enough to begin with. Everv snowstorm
was a friend to lain, for wherever he
shoveled off steps and sidewalk they
were sure to want him again, he did his
work so cheerfully and so well.
He paid for his lessons by taking care I
of the studio of the artist under whom!
iw .j,j tt I
no studied. He was readv to do anv
, . , . . , - , - I
honest thing to earn an honest pennv-,
and atlast, even in Boston, people found
out that he had a special talent of his
own aud began to buy his pictures.
i iitTe were so many tnmgs at erst to 1
do with tho money that ho earned! He
mut have, a little studio of his own
where people could come, and it would
not answer f.r th artist who had his
own studio to live like the youth who
used to shovel oil sidewalks. He did not
forget the good black silk dress or the
mother who was to wear it; ho only
At last came a spring when he had
been fairly prosjierous, and ho planned
to go homo for his mother's birthday in
August and to carry the dress with him,
but just then he received an invitation
that flattered him. His former teacher
was going to Ipswich for a summer of
sketching and asked Robert to go with
It seemed an opportunity too good to
be lost. So ho went to Ipswich, and the
summer flew by as if on wings, and Ro!
ert did not go homo in August; he only
wrote a letter.
It was October before he started for
the faroff prairie farm. Onco on his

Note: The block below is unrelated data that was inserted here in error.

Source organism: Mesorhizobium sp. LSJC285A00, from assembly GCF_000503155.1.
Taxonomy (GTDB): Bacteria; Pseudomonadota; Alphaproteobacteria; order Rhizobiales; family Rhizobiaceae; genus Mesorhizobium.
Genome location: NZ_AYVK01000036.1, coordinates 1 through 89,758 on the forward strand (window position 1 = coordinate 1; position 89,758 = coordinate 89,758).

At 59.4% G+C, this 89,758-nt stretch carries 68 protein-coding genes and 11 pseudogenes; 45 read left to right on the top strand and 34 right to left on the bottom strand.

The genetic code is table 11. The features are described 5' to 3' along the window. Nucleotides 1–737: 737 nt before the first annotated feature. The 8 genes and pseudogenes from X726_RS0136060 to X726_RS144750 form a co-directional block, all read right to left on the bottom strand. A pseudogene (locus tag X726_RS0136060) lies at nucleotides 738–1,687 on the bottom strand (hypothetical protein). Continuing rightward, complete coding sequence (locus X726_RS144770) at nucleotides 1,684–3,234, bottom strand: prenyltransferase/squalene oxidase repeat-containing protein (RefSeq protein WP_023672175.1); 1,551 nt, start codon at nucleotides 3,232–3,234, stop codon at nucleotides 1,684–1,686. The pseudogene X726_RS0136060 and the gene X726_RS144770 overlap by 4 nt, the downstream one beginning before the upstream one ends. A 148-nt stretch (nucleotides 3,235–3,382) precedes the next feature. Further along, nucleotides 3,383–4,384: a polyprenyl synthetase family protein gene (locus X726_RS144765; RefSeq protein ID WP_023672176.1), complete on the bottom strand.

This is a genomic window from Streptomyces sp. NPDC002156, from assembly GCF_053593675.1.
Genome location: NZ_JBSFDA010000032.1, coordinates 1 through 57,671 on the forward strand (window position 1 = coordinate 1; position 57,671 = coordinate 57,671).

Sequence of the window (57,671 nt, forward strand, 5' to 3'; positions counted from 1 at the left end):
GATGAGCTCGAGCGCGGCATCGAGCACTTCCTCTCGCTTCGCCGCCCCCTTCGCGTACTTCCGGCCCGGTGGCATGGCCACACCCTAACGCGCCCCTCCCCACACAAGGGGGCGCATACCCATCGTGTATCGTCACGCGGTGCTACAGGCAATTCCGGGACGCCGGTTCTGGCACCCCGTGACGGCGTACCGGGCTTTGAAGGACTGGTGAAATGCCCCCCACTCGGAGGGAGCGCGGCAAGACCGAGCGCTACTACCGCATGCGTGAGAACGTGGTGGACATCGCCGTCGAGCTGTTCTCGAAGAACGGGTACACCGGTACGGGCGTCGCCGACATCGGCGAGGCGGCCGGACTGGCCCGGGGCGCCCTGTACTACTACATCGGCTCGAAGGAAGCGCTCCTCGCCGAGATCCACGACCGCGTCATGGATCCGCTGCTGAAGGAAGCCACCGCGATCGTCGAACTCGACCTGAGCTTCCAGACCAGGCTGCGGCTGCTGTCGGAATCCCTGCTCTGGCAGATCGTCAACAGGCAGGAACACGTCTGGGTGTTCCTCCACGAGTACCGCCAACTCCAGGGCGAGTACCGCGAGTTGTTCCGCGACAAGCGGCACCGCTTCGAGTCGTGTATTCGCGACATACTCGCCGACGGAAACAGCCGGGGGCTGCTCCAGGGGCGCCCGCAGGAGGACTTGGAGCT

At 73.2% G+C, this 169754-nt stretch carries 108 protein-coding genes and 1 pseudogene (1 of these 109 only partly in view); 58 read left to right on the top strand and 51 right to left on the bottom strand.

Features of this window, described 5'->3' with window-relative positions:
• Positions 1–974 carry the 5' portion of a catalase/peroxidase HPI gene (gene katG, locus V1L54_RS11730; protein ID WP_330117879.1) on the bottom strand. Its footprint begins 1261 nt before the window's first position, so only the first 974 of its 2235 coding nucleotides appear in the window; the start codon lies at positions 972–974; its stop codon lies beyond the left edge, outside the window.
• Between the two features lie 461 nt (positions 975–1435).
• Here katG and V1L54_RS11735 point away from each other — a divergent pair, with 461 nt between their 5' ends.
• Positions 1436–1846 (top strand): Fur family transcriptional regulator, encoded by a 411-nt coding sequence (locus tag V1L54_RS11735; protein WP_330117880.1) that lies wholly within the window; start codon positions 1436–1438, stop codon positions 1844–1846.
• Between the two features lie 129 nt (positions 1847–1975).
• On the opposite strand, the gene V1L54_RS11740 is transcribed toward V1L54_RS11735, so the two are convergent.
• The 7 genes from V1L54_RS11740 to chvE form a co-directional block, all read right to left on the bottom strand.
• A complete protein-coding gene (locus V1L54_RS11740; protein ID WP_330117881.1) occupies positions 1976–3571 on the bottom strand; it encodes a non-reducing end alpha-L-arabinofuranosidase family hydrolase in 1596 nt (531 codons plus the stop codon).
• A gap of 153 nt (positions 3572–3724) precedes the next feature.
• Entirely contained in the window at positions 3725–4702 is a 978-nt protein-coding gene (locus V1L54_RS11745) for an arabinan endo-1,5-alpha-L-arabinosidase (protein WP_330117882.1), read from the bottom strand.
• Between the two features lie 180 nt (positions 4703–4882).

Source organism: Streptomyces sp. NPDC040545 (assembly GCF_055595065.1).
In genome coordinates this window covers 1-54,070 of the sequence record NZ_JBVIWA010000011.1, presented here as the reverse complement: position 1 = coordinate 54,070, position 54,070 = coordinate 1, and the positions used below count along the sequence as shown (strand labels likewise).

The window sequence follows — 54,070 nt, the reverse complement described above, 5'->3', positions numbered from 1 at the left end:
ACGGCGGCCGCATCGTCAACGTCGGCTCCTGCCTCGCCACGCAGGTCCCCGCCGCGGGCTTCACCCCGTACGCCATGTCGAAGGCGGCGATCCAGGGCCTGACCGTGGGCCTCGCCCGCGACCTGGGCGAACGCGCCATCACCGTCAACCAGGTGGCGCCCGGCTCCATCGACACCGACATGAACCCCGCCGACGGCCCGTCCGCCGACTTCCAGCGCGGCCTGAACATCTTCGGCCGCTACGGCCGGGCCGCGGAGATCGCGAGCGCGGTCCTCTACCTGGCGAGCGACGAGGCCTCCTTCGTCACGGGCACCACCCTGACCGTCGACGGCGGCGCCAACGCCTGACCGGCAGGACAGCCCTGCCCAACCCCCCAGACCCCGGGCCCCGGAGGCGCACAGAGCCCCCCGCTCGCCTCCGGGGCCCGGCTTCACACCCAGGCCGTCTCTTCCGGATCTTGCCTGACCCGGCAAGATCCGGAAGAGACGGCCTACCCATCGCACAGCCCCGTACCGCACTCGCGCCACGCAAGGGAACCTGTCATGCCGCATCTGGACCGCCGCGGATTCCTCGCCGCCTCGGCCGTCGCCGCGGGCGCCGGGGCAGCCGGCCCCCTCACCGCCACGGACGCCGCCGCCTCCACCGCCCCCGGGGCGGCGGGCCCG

way, he hurried forward by night and
day until he reached the little station
that was nearest to his home. He had
written when he should arrive, but ho
did not see his father waiting for him as
he had expected. Ho felt a momentary
sense of injury, but just then an old
neighbor came np.
"I s'poso you might as well ride home
long with mo," he said. .."I told 'em I'd
fetch ye, as long as yer pa couldn't."
"Waal, I sort er hate to tell ye, but
yer mother, she had a shock er palsy
yesterday, and yer father don't like ter
leave her jest jit."
There was a strange choking in Robert
Young's throat. The good black silk
dress was in his valise, but he had
brought it too late. Youth's Companion.
The Itiyhes of Uninhabited Nicaragua.
Mr. J.' Crawford, a well known -resident
of Managua, has just -completed a
tour covering about 12,000 square miles
of territory of the republic of Nicaragua.
Mr. Crawford reports that the uninhab
ited central mountainous part of the
country is very rich in agricultural
lands, excellent for raising coffee, tobac
co,grapes, alnwuds, corn, potatoes,
vegetables, sugar cane, rice, cocoa, in
digo, plantains, mangoes, oranges,
limes, lemons, bananas, ,ete. In the
forests are to be found jaahogany, ce
dar, rosewood, walnut, india rubber,
nispero, guanacasca, etc. Its lodes are
rich in gold and silver, while large do
posits of marble, granite and magnesian
limestone axe to be found. Panama